How is Spinal Cord Compression Related with Nerves System?

The spinal cord includes nerves or a long bundle of nerves which carries messages and signals back and forth from the brain to the muscles and rest of the body.

Nerves expand out from the spinal cord to the limbs, trunk and the other organs of the body. These nerves send messages to and from the central nervous system.

The brain and the spinal cord together create the central nervous system. The bones of the spine are termed as vertebrae.

The nerves in the neck manage movement and sensation in your shoulder, neck and arms. These nerves are named as Cervical nerves.

The nerves in the upper back manage the upper part of your abdomen and chest. These nerves are termed as Thoracic nerves.

The nerves in the lower back manage your bowel, bladder, sexual organs and legs. These nerves are named as Lumbar and Sacral nerves.

Spinal Cord Compression happens when a mass puts pressure on the spinal cord. A mass can consist of bone fragment or tumor. Compression can expand anywhere along the cord from your neck (cervical spine) to your lower back (lumbar spine).

As your spinal cord runs down your back, it is guarded by a stack of backbones or vertebrae. They also keep your body straight. The nerves of your spinal cord travel through the openings between the vertebrae and out to the muscles.

Symptoms may include pain, weakness and numbness. Depending on the reason of the compression, symptoms may increase suddenly or slowly, and they may need anything from intense care to emergency surgery.


Various Symptoms of Spinal Cord Compression

Symptoms of Spinal Cord Compression may vary. They rely on how severe the compression is and on what part of the spinal cord are getting compressed.

The first symptom is commonly pain. More than 90% people (9 out of 10) with cord compression experience pain. As the compression gets worse, it causes other symptoms.

  • Pain or tenderness in the top or middle of your back or neck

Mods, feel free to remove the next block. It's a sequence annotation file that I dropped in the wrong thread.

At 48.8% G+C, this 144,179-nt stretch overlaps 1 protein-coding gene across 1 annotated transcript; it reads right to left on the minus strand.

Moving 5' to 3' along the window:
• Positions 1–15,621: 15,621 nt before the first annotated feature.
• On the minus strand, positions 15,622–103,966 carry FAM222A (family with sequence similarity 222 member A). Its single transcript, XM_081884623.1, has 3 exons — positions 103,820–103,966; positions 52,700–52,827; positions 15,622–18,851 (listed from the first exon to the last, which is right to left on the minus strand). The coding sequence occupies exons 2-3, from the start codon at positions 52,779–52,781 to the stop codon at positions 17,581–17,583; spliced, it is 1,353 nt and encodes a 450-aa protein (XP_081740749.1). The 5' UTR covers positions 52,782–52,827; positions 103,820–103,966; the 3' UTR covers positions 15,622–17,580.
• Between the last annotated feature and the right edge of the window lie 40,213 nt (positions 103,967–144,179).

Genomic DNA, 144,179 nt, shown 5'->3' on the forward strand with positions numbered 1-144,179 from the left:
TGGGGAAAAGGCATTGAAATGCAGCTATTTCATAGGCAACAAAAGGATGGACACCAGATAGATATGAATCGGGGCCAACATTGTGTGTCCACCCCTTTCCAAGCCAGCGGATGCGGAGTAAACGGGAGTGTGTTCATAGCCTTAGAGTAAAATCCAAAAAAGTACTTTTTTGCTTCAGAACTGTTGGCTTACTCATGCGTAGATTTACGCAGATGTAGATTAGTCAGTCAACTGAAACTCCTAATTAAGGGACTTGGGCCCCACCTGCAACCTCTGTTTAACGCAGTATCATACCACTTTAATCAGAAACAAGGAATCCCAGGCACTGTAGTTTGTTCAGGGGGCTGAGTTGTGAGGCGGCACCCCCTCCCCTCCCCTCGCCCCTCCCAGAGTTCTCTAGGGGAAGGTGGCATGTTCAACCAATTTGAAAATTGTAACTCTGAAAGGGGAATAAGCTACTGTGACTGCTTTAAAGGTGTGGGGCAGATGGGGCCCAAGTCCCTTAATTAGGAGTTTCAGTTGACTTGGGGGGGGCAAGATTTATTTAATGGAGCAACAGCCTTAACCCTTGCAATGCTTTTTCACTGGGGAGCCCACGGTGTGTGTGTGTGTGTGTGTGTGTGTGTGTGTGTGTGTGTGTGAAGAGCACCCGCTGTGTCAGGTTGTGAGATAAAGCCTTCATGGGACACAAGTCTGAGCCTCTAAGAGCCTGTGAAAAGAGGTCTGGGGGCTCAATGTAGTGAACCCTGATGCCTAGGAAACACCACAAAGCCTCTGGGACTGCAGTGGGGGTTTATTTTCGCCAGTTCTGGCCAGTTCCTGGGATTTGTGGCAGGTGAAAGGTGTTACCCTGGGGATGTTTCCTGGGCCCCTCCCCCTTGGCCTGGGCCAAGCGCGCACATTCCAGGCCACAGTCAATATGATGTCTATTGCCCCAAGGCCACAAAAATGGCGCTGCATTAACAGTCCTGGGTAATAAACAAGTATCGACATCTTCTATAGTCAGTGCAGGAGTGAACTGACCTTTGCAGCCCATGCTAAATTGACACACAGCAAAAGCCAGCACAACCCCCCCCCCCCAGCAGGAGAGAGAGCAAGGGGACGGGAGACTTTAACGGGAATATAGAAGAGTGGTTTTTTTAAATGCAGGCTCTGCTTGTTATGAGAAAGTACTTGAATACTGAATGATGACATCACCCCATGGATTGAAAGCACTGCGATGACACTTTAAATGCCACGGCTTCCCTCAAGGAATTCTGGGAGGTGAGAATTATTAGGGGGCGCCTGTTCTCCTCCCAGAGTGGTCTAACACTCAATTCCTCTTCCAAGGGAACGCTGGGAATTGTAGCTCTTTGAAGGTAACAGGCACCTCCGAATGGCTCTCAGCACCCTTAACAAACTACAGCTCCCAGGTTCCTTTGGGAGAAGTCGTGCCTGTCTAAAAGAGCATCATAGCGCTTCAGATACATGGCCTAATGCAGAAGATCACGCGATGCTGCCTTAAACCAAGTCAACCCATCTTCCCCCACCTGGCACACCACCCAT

• Harsh pain in your lower back that gets worse or does not go away
  • Back pain that stops you from sleeping
  • Pain in your back which is worse when you sneeze, cough or go to toilet
  • A band of pain down your legs, arms or around your body
  • Numbness or weakness can also extend in the legs, hands and arms
  • Problems in controlling your bowel or bladder
  • Changes in sensation in a section of your body, for instance needles and pins or electric shock sensation
  • Not being able to empty your bowel or bladder
  • Numbness in the part around your back passage
  • Erection problems in men


Causes of Spinal Cord Compression

There are multiple causes of spinal cord compression. In diverse cases, the compression can occur suddenly and in other cases, compression comes over time. Causes of Spinal Cord Compression consist of:

  • A fractured disk may cause compression
  • Certain degenerative disorders like arthritis can cause cord compression
  • Spinal cord injury or the area around the cord can cause swelling that can lead to compression
  • Bleeding problems together with chiropractic manipulation can cause large blood clots compressing in the spinal cord
  • Both cancerous and non-cancerous tumors can develop in the space close to the spinal cord. If it occurs, the tumor can place pressure on the cord, causing compression.
Dr. Ruchita Chhabra
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